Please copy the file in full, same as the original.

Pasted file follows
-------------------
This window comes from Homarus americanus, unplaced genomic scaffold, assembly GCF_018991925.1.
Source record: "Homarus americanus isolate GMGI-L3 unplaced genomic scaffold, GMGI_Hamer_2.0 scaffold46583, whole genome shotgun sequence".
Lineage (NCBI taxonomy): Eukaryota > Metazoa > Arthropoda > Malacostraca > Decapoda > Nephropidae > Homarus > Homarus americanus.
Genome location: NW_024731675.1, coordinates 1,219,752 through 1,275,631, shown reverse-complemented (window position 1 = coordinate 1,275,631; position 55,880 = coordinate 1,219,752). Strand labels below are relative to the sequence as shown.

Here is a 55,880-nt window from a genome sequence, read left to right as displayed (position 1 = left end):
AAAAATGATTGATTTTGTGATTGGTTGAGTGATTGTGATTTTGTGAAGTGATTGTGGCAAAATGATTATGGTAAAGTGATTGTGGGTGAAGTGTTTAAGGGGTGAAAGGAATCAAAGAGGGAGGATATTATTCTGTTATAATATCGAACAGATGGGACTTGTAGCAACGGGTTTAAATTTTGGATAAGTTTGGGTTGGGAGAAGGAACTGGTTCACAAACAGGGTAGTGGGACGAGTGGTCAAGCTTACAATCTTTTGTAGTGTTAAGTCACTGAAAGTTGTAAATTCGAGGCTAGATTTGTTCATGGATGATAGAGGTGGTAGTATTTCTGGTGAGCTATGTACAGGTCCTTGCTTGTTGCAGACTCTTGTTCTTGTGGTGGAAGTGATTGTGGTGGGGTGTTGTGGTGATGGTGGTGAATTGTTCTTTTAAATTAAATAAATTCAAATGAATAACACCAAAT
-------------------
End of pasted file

This window comes from Homarus americanus, unplaced genomic scaffold, assembly GCF_018991925.1.
Source record: "Homarus americanus isolate GMGI-L3 unplaced genomic scaffold, GMGI_Hamer_2.0 scaffold46583, whole genome shotgun sequence".
Lineage (NCBI taxonomy): Eukaryota > Metazoa > Arthropoda > Malacostraca > Decapoda > Nephropidae > Homarus > Homarus americanus.
Genome location: NW_024731675.1, coordinates 1,219,752 through 1,275,631, shown reverse-complemented (window position 1 = coordinate 1,275,631; position 55,880 = coordinate 1,219,752). Strand labels below are relative to the sequence as shown.

Here is a 55,880-nt window from a genome sequence, read left to right as displayed (position 1 = left end):
AAAAATGATTGATTTTGTGATTGGTTGAGTGATTGTGATTTTGTGAAGTGATTGTGGCAAAATGATTATGGTAAAGTGATTGTGGGTGAAGTGTTTAAGGGGTGAAAGGAATCAAAGAGGGAGGATATTATTCTGTTATAATATCGAACAGATGGGACTTGTAGCAACGGGTTTAAATTTTGGATAAGTTTGGGTTGGGAGAAGGAACTGGTTCACAAACAGGGTAGTGGGACGAGTGGTCAAGCTTACAATCTTTTGTAGTGTTAAGTCACTGAAAGTTGTAAATTCGAGGCTAGATTTGTTCATGGATGATAGAGGTGGTAGTATTTCTGGTGAGCTATGTACAGGTCCTTGCTTGTTGCAGACTCTTGTTCTTGTGGTGGAAGTGATTGTGGTGGGGTGTTGTGGTGATGGTGGTGAATTGTTCTTTTAAATTAAATAAATTCAAATGAATAACACCAAAT